Adverse outcomes in relation to polypharmacy in robust and frail older hospital patients

Poudel, Arjun, Nissen, Lisa, Peel, Nancye M., Mitchell, Charles A., Gray, Leonard C., & Hubbard, Ruth E. (2016) Adverse outcomes in relation to polypharmacy in robust and frail older hospital patients. Journal of the American Medical Directors Association. (In Press)

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Abstract

Objective

  • To explore the relationship between polypharmacy and adverse outcomes among older hospital inpatients stratified according to their frailty status.

Design and setting

  • A prospective study of 1418 patients, aged 70 and older, admitted to 11 hospitals across Australia.

Measurements

  • The interRAI Acute Care (AC) assessment tool was used for all data collection, including the derivation of a frailty index calculated using the deficit accumulation method. Polypharmacy was categorized into 3 groups based on the number of regular drugs prescribed. Recorded adverse health outcomes were falls, delirium, functional and cognitive decline, discharge to a higher level of care and in-hospital mortality.

Results

  • Patients had a mean (SD) age of 81 (6.8) years and 55% were women. Polypharmacy (5–9 drugs per day) was observed in 48.2% (n = 684) and hyper-polypharmacy (≥10 drugs) in 35.0% (n = 497). Severe cognitive impairment was significantly associated with nonpolypharmacy compared with polypharmacy and hyper-polypharmacy groups combined (P = .004). In total, 591 (42.5%) patients experienced at least 1 adverse outcome. The only adverse outcome associated with polypharmacy was delirium. Within each polypharmacy category, frailty was associated with adverse outcomes and the lowest overall incidence was among robust patients prescribed 10 or more drugs.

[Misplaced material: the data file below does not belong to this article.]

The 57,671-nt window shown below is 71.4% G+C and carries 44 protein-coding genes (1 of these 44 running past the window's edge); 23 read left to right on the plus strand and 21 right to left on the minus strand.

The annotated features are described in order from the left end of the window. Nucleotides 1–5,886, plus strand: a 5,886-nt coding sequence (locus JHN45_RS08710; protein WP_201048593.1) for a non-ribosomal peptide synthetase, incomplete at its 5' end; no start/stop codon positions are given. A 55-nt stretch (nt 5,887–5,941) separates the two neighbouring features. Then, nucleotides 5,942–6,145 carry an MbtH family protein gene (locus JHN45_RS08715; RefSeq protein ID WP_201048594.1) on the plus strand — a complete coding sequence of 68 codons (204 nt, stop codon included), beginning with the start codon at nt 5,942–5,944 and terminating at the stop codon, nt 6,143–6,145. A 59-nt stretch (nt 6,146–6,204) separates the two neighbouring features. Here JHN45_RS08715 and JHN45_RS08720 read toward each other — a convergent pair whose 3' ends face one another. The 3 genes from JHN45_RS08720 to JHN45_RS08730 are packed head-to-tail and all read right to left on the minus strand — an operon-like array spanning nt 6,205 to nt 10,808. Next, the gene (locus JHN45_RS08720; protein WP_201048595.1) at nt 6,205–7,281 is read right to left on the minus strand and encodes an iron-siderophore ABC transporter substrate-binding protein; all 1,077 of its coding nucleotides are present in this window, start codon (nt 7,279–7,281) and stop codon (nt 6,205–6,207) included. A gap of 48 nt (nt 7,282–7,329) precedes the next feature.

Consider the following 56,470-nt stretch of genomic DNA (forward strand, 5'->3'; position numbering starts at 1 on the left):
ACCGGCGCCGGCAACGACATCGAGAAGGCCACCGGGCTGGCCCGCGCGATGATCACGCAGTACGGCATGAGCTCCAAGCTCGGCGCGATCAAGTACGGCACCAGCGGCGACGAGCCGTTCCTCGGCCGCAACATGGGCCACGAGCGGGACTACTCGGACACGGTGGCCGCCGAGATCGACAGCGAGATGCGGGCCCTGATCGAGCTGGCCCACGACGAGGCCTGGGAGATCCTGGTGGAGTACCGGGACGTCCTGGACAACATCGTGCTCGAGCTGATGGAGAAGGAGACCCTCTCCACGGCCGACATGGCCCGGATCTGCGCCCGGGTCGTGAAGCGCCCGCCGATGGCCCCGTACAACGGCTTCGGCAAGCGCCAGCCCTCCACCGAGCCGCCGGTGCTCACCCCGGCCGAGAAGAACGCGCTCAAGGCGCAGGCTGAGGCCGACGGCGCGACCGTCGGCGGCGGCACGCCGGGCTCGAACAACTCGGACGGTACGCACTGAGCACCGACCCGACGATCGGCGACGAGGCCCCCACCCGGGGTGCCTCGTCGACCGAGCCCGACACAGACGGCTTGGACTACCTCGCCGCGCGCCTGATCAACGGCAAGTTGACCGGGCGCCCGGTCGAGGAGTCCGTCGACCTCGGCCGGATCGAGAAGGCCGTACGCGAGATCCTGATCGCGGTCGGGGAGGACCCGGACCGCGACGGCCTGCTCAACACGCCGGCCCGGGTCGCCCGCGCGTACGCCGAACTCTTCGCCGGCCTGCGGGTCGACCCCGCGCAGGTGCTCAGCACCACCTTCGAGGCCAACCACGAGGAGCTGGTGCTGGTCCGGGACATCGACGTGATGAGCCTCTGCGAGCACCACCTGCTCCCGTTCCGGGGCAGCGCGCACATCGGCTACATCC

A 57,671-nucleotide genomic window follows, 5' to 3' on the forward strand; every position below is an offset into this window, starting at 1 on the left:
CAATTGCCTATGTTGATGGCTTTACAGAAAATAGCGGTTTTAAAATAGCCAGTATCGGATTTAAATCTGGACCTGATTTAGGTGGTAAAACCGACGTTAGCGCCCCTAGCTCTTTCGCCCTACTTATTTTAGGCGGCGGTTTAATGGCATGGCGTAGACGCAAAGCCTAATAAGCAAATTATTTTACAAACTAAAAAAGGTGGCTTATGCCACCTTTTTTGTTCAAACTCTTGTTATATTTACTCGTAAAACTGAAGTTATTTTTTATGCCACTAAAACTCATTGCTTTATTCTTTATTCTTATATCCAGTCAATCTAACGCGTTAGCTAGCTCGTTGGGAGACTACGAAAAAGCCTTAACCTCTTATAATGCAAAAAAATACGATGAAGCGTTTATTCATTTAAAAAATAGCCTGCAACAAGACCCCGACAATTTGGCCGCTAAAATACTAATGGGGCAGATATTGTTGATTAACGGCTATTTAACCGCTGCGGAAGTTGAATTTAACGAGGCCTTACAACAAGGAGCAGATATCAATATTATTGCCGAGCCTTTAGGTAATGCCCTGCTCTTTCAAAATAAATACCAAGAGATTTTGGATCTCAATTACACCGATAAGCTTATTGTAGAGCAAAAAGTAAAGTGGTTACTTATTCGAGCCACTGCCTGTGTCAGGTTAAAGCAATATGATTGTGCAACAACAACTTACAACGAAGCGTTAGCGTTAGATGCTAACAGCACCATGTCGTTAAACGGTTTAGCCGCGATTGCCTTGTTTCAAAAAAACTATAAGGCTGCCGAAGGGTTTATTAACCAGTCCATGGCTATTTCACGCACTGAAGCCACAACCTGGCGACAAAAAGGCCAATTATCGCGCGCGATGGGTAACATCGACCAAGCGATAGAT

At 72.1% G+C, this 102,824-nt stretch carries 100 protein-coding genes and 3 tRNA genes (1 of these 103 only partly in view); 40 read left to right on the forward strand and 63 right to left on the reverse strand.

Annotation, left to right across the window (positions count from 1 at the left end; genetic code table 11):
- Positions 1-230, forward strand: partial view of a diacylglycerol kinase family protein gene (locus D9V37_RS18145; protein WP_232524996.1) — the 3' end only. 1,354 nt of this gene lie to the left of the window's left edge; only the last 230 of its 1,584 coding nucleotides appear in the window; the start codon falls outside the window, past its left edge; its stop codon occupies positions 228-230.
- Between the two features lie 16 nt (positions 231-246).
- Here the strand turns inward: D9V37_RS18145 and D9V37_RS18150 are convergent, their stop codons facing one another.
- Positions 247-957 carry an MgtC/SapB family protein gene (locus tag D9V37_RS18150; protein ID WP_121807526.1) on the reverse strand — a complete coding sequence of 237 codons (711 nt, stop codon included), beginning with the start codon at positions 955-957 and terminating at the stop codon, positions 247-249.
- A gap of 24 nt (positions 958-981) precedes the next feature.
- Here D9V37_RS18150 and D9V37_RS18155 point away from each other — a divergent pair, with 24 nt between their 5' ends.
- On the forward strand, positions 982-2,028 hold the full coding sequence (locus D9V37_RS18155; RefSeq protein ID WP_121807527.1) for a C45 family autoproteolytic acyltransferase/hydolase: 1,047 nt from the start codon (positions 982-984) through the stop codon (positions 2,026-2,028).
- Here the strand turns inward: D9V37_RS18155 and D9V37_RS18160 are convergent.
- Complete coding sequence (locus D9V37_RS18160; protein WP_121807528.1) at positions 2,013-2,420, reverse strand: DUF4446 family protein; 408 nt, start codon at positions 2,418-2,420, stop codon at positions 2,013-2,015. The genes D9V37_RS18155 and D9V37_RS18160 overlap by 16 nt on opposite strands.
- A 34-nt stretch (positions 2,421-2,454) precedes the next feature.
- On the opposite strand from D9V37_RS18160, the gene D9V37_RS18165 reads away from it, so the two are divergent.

Conclusion

  • While polypharmacy may be a useful signal for medication review, in this study it was not an independent predictor of adverse outcomes for older inpatients. Assessing the frailty status of patients better appraised risk. Extensive de-prescribing in all older inpatients may not be an intervention that directly improves outcomes.

Impact and interest:

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ID Code: 96915
Item Type: Journal Article
Refereed: Yes
Keywords: Polypharmacy, Elderly, Hospital patients, Adverse outcomes, Frailty, Older inpatients
DOI: 10.1016/j.jamda.2016.05.017
ISSN: 1525-8610
Divisions: Current > Schools > School of Clinical Sciences
Current > QUT Faculties and Divisions > Faculty of Health
Current > Institutes > Institute of Health and Biomedical Innovation
Copyright Owner: Copyright 2016 AMDA - The Society for Post-Acute and Long-Term Care Medicine
Deposited On: 14 Jul 2016 22:34
Last Modified: 20 Jul 2016 22:27

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